Leaders look at creating program at community colleges to ease shortage of mental health workers
“We have to invest now,” Colleen Cicchetti, a psychologist at Lurie Children’s Hospital, told a panel of legislators tasked with addressing the shortage.
Community college programs that lead to certificates in behavioral health are being considered as a way to fill the gap of mental health professionals across the state.
“We’re looking at things like a youth worker certificate, so young people who get jobs who aren’t heading to college necessarily right away could start working in the communities that they’ve lived in,” Colleen Cicchetti, head of the Illinois Childhood Trauma Coalition, told a meeting Thursday of the House Public Safety and Violence Prevention Task Force.
The training would cover ways to recognize the symptoms of trauma, promote mental health awareness and support young people.
Cicchetti, a psychologist at Lurie Children’s Hospital, said she had a “heavy heart” after the Texas school massacre this week.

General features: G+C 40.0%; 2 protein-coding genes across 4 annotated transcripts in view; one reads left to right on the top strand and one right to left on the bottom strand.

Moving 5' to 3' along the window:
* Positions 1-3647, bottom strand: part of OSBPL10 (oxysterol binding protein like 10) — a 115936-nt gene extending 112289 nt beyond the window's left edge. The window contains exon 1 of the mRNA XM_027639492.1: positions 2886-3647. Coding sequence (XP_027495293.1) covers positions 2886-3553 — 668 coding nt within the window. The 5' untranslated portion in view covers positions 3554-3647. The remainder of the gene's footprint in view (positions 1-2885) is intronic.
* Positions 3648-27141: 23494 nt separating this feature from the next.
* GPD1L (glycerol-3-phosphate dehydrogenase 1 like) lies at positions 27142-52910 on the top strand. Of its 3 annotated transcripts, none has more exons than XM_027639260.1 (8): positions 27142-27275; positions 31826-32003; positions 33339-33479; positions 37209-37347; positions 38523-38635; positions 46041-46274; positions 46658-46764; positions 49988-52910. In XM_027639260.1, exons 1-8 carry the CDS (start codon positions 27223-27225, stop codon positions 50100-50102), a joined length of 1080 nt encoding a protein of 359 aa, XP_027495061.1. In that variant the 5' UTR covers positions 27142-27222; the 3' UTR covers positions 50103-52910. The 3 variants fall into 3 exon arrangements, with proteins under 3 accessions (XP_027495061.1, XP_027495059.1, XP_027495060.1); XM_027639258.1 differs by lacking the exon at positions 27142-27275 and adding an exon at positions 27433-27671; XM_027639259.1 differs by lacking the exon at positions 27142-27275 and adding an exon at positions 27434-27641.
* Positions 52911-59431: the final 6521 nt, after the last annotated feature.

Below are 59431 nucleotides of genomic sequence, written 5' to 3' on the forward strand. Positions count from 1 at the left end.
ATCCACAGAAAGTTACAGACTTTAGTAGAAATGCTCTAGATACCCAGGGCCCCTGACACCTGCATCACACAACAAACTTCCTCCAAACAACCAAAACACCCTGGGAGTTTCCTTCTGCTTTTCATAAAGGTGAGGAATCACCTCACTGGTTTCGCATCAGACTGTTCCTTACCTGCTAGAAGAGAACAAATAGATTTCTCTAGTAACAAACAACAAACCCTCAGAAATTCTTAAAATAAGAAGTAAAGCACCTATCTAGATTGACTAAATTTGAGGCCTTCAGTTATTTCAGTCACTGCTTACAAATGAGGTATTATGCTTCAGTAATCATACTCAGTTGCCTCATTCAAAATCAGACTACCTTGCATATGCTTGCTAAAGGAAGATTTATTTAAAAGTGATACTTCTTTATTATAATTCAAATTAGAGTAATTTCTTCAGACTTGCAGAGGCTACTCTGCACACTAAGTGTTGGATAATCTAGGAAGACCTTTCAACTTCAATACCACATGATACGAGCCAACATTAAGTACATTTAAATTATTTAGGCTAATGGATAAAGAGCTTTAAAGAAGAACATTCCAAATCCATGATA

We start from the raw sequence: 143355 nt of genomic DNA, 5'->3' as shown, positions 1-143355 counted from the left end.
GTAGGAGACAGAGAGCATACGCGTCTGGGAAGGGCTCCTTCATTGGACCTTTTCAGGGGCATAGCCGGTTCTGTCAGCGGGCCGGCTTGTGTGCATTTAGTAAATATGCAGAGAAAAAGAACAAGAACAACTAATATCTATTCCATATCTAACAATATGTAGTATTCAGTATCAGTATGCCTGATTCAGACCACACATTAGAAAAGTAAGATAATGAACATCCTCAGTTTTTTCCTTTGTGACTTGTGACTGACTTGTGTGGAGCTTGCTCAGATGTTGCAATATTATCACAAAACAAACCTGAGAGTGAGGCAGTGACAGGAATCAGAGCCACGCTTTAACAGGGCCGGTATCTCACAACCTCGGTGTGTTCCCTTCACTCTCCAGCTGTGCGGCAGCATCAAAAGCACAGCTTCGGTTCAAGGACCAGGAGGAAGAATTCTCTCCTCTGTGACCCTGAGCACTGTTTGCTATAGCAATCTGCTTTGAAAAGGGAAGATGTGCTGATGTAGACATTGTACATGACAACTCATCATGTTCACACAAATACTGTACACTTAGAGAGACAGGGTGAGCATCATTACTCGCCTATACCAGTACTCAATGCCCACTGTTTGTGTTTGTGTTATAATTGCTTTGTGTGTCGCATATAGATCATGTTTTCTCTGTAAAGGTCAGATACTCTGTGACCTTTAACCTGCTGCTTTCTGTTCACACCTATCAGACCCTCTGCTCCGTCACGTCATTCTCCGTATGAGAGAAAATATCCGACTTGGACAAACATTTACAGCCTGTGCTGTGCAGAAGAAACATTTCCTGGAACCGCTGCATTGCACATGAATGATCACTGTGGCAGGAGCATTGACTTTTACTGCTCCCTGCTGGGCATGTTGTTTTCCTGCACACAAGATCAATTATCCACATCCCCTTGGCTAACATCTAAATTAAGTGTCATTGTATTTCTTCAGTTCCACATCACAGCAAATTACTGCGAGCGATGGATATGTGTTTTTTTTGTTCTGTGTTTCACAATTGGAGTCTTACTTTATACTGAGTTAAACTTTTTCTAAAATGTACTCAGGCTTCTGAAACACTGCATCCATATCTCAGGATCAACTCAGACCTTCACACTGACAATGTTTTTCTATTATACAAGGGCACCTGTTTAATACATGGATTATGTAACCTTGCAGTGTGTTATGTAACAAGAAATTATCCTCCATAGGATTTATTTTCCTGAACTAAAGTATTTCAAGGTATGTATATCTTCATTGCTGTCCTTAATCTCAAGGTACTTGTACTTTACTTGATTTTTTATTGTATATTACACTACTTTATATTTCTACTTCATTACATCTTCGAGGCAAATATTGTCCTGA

“This is a rough time in our country,” she said, noting that she felt “depleted” after spending much of the previous day speaking with news reporters about “how to talk to kids about things that we should never have to talk to kids about.”
“More than anything in my lifetime I want to make sure that we make some actual changes,” she said.
A major hurdle is the low wages offered to mental health workers, she said.
“We have to invest now,” she said during a task force meeting at the Bilandic Building in the Loop.
“People in our state will tell you that working as a social worker in some or our community-based organizations or as a licensed counselor, they make less money than people working at Walmart or Starbucks,” she said.
State Rep. Maria Hirschauer, D-West Chicago, said she was excited about the certificate program and hopes it will also help medical assistants, who often are the first people to come into contact with kids at doctor offices across Illinois.
Cicchetti said the idea was in many ways still in its infancy.
She stressed that there are many ways kids experience trauma and said Illinois “can’t mental health our way out of this.”
“We have got to equip all the adults who interact with kids ... with the skills that they need to promote health and wellness in our communities,” she said.